Getting Started in J
You've heard about J and you wonder what all the fuss is about. Here's how to get started.
First, though, a warning: J is not like other languages you know. Sure, you're a pro: you can be using the latest object-oriented web-enabled widget language just a few days after you hear about it. But J's not going to be like that.
J isn't just another way to declare variables and write loops. J is a way of thinking big: describing an algorithm by looking at it as a whole and breaking it into its natural parts. You're going to have to spend some time learning what those natural parts are. Your skill as a program designer will help, but it will be fighting against your learned tendency to think small.
In a few hours, you will see that J is something special. In a few days, you will see that you will be able to learn to think this way. In a few weeks, you will be more productive than you ever were with more normal languages. And if you can give J a few months, you will change the way you think. Even when you go back to a scalar language, you'll write better code because you can plan in J.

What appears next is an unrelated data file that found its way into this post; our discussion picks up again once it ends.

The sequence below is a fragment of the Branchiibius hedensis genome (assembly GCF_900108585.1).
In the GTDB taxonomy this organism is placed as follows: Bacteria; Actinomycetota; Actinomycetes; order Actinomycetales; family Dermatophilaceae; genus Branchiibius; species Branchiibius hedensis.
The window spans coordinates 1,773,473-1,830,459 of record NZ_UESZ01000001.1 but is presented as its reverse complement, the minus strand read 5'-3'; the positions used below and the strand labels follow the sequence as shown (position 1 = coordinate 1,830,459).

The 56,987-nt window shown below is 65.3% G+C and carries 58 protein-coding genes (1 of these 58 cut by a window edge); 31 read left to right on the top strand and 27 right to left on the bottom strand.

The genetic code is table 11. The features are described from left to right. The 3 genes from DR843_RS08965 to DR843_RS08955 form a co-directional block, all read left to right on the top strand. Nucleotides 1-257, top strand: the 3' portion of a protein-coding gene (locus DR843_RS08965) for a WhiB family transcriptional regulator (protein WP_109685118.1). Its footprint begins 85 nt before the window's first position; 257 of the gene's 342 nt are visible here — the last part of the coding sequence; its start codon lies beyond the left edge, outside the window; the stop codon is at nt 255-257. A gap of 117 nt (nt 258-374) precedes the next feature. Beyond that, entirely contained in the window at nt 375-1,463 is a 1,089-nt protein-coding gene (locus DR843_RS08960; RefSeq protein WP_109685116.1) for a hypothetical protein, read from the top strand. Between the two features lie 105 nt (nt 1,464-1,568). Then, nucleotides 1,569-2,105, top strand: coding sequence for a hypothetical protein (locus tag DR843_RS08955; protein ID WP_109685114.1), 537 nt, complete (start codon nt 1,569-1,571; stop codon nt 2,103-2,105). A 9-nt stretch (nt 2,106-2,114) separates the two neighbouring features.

J systems can be installed and distributed for free. See System/Installation and follow the Quick Start Guide for your computer. Follow the path to get all the addons and the Qt IDE.
Before you get down to learning J, spend a few minutes taking a tour. You need to see that J is going to be worth the effort! The J Studio will show the power of J.
Sign Up for the Forum
If you're still interested, you'll have to start learning instead of watching.
You need a helping hand! Fortunately, every experienced J user remembers what being a beginner was like, and many are ready to help with any question you may have. Look over the J Forums and sign up for at least the Programming forum. Post your questions to the Forum freely; they'll be answered quickly.
Get Serious About Learning
When you are ready to commit to learning J, here are some ideas depending on your learning style.
The recommended reference for learning the J language is NuVoc, which describes the vocabulary and primitives of J and contains many explanatory essays. Consult NuVoc when you have a specific J question to be answered. From the J session you can get to the NuVoc start page with Shift+F1, or to the page for a J word by putting the cursor in front of the word and pressing Ctrl+Shift+F1.
If you are dissecting a sentence, you can get NuVoc information by clicking on a primitive in the dissect display.
NuVoc is restatement of the original J Dictionary and its summary Vocabulary. The Dictionary is the official definition of the language, by Kenneth Iverson, who as a young man at the dawn of the computer age created the first array programming language (APL) which he refined into J as his crowning effort; and Roger Hui, Ken's disciple and the implementer of the J interpreter. The Dictionary is a masterpiece of brevity and is a treasured resource for experienced users.